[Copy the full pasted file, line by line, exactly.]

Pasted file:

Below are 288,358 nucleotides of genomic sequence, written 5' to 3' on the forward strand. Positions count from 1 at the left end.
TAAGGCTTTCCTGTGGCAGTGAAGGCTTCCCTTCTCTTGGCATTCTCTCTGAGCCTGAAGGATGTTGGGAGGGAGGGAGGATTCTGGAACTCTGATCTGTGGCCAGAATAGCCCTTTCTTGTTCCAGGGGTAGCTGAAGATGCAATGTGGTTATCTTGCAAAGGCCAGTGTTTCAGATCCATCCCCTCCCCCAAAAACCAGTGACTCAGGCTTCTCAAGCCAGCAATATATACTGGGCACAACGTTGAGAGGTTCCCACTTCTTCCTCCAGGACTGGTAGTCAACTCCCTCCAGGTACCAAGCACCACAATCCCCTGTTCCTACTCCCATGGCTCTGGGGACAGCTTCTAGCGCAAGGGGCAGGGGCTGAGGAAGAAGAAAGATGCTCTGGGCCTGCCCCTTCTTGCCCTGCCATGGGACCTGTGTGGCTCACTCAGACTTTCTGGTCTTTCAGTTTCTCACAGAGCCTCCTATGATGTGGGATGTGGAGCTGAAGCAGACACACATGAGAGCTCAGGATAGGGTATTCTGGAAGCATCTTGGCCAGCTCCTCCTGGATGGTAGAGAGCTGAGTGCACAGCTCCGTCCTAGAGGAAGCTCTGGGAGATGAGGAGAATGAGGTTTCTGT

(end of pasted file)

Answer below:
Below are 288,358 nucleotides of genomic sequence, written 5' to 3' on the forward strand. Positions count from 1 at the left end.
TAAGGCTTTCCTGTGGCAGTGAAGGCTTCCCTTCTCTTGGCATTCTCTCTGAGCCTGAAGGATGTTGGGAGGGAGGGAGGATTCTGGAACTCTGATCTGTGGCCAGAATAGCCCTTTCTTGTTCCAGGGGTAGCTGAAGATGCAATGTGGTTATCTTGCAAAGGCCAGTGTTTCAGATCCATCCCCTCCCCCAAAAACCAGTGACTCAGGCTTCTCAAGCCAGCAATATATACTGGGCACAACGTTGAGAGGTTCCCACTTCTTCCTCCAGGACTGGTAGTCAACTCCCTCCAGGTACCAAGCACCACAATCCCCTGTTCCTACTCCCATGGCTCTGGGGACAGCTTCTAGCGCAAGGGGCAGGGGCTGAGGAAGAAGAAAGATGCTCTGGGCCTGCCCCTTCTTGCCCTGCCATGGGACCTGTGTGGCTCACTCAGACTTTCTGGTCTTTCAGTTTCTCACAGAGCCTCCTATGATGTGGGATGTGGAGCTGAAGCAGACACACATGAGAGCTCAGGATAGGGTATTCTGGAAGCATCTTGGCCAGCTCCTCCTGGATGGTAGAGAGCTGAGTGCACAGCTCCGTCCTAGAGGAAGCTCTGGGAGATGAGGAGAATGAGGTTTCTGT